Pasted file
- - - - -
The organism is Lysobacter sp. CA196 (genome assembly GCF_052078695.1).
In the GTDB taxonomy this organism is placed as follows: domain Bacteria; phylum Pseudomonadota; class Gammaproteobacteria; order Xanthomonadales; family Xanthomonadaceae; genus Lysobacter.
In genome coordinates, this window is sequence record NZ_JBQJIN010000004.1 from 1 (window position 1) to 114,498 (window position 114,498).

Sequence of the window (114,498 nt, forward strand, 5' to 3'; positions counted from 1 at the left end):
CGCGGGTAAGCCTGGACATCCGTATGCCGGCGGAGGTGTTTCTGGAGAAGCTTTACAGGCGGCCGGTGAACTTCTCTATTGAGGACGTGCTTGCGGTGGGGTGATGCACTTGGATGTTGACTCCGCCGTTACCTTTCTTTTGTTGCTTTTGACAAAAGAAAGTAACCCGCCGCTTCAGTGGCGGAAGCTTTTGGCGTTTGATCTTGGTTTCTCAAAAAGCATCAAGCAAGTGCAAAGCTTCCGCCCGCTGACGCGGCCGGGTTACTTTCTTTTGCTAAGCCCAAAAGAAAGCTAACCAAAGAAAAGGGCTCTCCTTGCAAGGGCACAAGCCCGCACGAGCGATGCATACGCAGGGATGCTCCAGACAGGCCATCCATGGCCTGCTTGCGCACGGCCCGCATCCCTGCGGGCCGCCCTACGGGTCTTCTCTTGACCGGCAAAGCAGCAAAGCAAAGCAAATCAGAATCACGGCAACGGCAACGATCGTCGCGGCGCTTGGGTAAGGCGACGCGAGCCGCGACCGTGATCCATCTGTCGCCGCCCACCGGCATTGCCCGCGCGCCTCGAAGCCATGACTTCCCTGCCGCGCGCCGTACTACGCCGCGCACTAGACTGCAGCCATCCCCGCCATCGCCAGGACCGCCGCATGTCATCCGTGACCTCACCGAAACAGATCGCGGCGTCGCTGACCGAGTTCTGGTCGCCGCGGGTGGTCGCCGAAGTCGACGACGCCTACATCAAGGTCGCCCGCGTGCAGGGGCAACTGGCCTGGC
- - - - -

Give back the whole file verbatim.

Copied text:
The organism is Lysobacter sp. CA196 (genome assembly GCF_052078695.1).
In the GTDB taxonomy this organism is placed as follows: domain Bacteria; phylum Pseudomonadota; class Gammaproteobacteria; order Xanthomonadales; family Xanthomonadaceae; genus Lysobacter.
In genome coordinates, this window is sequence record NZ_JBQJIN010000004.1 from 1 (window position 1) to 114,498 (window position 114,498).

Sequence of the window (114,498 nt, forward strand, 5' to 3'; positions counted from 1 at the left end):
CGCGGGTAAGCCTGGACATCCGTATGCCGGCGGAGGTGTTTCTGGAGAAGCTTTACAGGCGGCCGGTGAACTTCTCTATTGAGGACGTGCTTGCGGTGGGGTGATGCACTTGGATGTTGACTCCGCCGTTACCTTTCTTTTGTTGCTTTTGACAAAAGAAAGTAACCCGCCGCTTCAGTGGCGGAAGCTTTTGGCGTTTGATCTTGGTTTCTCAAAAAGCATCAAGCAAGTGCAAAGCTTCCGCCCGCTGACGCGGCCGGGTTACTTTCTTTTGCTAAGCCCAAAAGAAAGCTAACCAAAGAAAAGGGCTCTCCTTGCAAGGGCACAAGCCCGCACGAGCGATGCATACGCAGGGATGCTCCAGACAGGCCATCCATGGCCTGCTTGCGCACGGCCCGCATCCCTGCGGGCCGCCCTACGGGTCTTCTCTTGACCGGCAAAGCAGCAAAGCAAAGCAAATCAGAATCACGGCAACGGCAACGATCGTCGCGGCGCTTGGGTAAGGCGACGCGAGCCGCGACCGTGATCCATCTGTCGCCGCCCACCGGCATTGCCCGCGCGCCTCGAAGCCATGACTTCCCTGCCGCGCGCCGTACTACGCCGCGCACTAGACTGCAGCCATCCCCGCCATCGCCAGGACCGCCGCATGTCATCCGTGACCTCACCGAAACAGATCGCGGCGTCGCTGACCGAGTTCTGGTCGCCGCGGGTGGTCGCCGAAGTCGACGACGCCTACATCAAGGTCGCCCGCGTGCAGGGGCAACTGGCCTGGC